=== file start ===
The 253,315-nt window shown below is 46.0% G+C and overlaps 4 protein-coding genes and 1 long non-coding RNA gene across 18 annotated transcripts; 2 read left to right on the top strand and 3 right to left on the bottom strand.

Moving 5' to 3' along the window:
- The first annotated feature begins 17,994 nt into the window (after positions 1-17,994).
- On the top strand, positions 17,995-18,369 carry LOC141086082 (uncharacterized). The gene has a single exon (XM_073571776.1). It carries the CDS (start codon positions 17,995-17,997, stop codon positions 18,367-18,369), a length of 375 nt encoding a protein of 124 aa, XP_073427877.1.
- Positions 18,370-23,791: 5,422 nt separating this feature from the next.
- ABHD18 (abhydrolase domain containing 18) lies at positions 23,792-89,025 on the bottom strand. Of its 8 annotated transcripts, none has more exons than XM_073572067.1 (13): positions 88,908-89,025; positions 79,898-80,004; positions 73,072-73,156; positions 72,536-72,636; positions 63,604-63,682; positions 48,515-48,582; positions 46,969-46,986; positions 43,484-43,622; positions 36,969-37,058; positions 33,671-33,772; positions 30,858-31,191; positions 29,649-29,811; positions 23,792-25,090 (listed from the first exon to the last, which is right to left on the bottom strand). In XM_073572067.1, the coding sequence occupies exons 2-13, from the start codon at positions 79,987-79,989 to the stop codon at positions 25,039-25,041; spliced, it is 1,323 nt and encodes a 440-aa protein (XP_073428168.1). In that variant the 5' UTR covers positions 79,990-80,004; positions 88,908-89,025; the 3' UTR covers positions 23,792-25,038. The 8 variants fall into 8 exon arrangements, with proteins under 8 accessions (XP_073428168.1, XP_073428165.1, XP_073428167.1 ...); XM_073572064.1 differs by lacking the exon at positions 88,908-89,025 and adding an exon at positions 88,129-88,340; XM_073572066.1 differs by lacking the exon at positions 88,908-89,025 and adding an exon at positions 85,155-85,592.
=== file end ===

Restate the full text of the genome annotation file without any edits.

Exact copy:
The 253,315-nt window shown below is 46.0% G+C and overlaps 4 protein-coding genes and 1 long non-coding RNA gene across 18 annotated transcripts; 2 read left to right on the top strand and 3 right to left on the bottom strand.

Moving 5' to 3' along the window:
- The first annotated feature begins 17,994 nt into the window (after positions 1-17,994).
- On the top strand, positions 17,995-18,369 carry LOC141086082 (uncharacterized). The gene has a single exon (XM_073571776.1). It carries the CDS (start codon positions 17,995-17,997, stop codon positions 18,367-18,369), a length of 375 nt encoding a protein of 124 aa, XP_073427877.1.
- Positions 18,370-23,791: 5,422 nt separating this feature from the next.
- ABHD18 (abhydrolase domain containing 18) lies at positions 23,792-89,025 on the bottom strand. Of its 8 annotated transcripts, none has more exons than XM_073572067.1 (13): positions 88,908-89,025; positions 79,898-80,004; positions 73,072-73,156; positions 72,536-72,636; positions 63,604-63,682; positions 48,515-48,582; positions 46,969-46,986; positions 43,484-43,622; positions 36,969-37,058; positions 33,671-33,772; positions 30,858-31,191; positions 29,649-29,811; positions 23,792-25,090 (listed from the first exon to the last, which is right to left on the bottom strand). In XM_073572067.1, the coding sequence occupies exons 2-13, from the start codon at positions 79,987-79,989 to the stop codon at positions 25,039-25,041; spliced, it is 1,323 nt and encodes a 440-aa protein (XP_073428168.1). In that variant the 5' UTR covers positions 79,990-80,004; positions 88,908-89,025; the 3' UTR covers positions 23,792-25,038. The 8 variants fall into 8 exon arrangements, with proteins under 8 accessions (XP_073428168.1, XP_073428165.1, XP_073428167.1 ...); XM_073572064.1 differs by lacking the exon at positions 88,908-89,025 and adding an exon at positions 88,129-88,340; XM_073572066.1 differs by lacking the exon at positions 88,908-89,025 and adding an exon at positions 85,155-85,592.